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New survey finds disagreement among students, businesses and college leaders over whether and how recent grads are prepared for work. But there is consensus on who's to blame: everybody.
The narrative that today’s college graduates aren’t prepared for work doesn’t appear to be going away, no matter how much college officials (not to mention students) might like that. But one thing does seem to be changing: the willingness of higher education to address the issue.
The latest to shine a light on the problem is Bentley University, which released a survey today highlighting graduates’ struggles in the work place. While it reveals significant conflict between students’ self-perceptions and the extent to which employers believe they’re prepared for work, as well as some disagreement over who should take responsibility for students’ lack of preparedness, Bentley President Gloria Cordes Larson believes there’s much more reason for optimism than pessimism.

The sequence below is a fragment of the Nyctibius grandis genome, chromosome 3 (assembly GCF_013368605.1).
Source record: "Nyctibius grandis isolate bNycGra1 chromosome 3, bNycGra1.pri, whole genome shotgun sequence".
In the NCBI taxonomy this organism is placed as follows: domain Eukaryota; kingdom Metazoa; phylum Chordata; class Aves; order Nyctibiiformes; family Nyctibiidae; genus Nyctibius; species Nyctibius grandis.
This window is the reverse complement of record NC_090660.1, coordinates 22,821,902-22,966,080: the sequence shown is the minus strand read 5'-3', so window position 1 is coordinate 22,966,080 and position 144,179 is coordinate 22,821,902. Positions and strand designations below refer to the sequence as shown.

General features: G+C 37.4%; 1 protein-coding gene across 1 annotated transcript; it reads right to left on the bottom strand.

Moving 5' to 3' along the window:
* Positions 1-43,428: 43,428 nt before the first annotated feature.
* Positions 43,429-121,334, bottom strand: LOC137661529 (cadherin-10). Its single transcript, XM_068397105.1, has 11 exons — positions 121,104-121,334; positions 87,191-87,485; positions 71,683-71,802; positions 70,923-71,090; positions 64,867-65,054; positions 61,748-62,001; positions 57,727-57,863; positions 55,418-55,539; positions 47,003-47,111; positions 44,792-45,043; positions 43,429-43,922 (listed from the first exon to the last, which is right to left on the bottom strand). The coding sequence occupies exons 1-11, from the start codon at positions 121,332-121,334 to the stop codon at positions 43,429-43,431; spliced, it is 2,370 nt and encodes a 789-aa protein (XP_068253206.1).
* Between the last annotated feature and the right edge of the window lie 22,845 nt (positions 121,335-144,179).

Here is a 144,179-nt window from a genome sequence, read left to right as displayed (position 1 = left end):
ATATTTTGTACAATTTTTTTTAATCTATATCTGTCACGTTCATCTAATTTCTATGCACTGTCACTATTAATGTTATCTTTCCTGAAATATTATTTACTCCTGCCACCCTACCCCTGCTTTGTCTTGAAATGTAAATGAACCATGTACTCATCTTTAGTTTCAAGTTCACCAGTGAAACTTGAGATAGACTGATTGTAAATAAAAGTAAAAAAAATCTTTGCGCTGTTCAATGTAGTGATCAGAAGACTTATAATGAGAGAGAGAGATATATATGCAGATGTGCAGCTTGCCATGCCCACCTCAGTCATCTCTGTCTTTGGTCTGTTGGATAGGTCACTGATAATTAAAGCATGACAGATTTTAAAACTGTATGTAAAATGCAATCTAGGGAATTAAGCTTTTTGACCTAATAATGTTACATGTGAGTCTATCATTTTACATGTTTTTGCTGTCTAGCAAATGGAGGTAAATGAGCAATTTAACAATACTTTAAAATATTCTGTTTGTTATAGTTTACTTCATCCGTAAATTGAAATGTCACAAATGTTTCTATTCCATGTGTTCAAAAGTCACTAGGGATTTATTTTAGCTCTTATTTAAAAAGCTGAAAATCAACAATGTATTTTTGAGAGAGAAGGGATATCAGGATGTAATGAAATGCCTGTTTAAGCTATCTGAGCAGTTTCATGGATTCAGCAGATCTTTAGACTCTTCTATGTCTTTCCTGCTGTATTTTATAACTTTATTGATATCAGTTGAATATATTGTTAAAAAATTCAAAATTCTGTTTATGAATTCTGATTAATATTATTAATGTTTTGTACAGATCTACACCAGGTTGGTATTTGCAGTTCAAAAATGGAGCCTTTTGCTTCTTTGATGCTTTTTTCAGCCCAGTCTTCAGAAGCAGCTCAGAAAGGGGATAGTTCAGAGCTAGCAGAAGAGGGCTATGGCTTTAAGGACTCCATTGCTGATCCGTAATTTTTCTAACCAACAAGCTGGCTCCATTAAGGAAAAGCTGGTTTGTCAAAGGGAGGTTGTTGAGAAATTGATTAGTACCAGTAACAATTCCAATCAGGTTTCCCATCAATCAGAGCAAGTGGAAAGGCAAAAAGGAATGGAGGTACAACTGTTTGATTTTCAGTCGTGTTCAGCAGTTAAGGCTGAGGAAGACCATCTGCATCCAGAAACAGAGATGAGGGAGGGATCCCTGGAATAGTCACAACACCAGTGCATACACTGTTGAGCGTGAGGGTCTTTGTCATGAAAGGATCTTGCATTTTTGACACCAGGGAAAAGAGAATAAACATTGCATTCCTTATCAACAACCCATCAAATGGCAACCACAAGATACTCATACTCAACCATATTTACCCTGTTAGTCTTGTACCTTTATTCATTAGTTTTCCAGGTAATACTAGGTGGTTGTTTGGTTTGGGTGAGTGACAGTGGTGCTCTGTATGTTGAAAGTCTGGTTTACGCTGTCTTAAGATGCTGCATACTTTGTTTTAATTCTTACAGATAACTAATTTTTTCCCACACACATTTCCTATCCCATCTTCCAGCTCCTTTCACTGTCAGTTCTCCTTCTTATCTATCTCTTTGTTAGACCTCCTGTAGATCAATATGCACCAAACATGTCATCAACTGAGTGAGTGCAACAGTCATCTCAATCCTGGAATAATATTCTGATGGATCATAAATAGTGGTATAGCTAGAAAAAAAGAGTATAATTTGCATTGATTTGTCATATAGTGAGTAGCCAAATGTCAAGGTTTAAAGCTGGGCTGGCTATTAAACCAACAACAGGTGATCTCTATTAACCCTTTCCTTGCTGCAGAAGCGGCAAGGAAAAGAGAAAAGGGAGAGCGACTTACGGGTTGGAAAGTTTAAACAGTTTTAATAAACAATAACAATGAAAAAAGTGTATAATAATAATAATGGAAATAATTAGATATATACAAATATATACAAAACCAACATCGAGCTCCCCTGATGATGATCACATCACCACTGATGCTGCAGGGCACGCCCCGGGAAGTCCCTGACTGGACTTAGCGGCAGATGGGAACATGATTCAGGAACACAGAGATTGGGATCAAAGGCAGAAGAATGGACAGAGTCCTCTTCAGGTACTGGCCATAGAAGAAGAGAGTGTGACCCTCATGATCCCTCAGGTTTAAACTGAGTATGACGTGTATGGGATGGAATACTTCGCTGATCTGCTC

Larson says the overwhelming narrative from most surveys – that businesses are finding recent graduates unprepared and even unemployable – does not square with what administrators on her Massachusetts campus hear from recruiters, or with the survey's findings.
Thirty-five percent of business leaders in this survey did say the recent graduates they have hired would get a “C” or lower for preparation, if graded. However, they don’t believe the fault rests entirely with students. Although respondents generally say it’s primarily the students’ responsibility to better prepare themselves for the work place, just over half of business decision-makers and 43 percent of corporate recruiters said the business community itself deserves a “C” or lower on how well they are preparing recent grads for their first jobs. (Many businesses are not training new hires like they used to, leaving colleges and private companies to fill in.)
And nearly half of higher education officials surveyed said the same of their own performance.
"I hear the liberal arts colleges not sounding defensive, the way I think they did a couple of years ago,” Larson said. “What I’m hearing is, ‘We’re all a part of the set of solutions’…. This is an amazing new generation of highly talented kids who are prepared to work, they just work differently than the other generations did. They’re willing to send out those emails at 2 a.m. because that’s how they roll, rather than work 9 to 5.”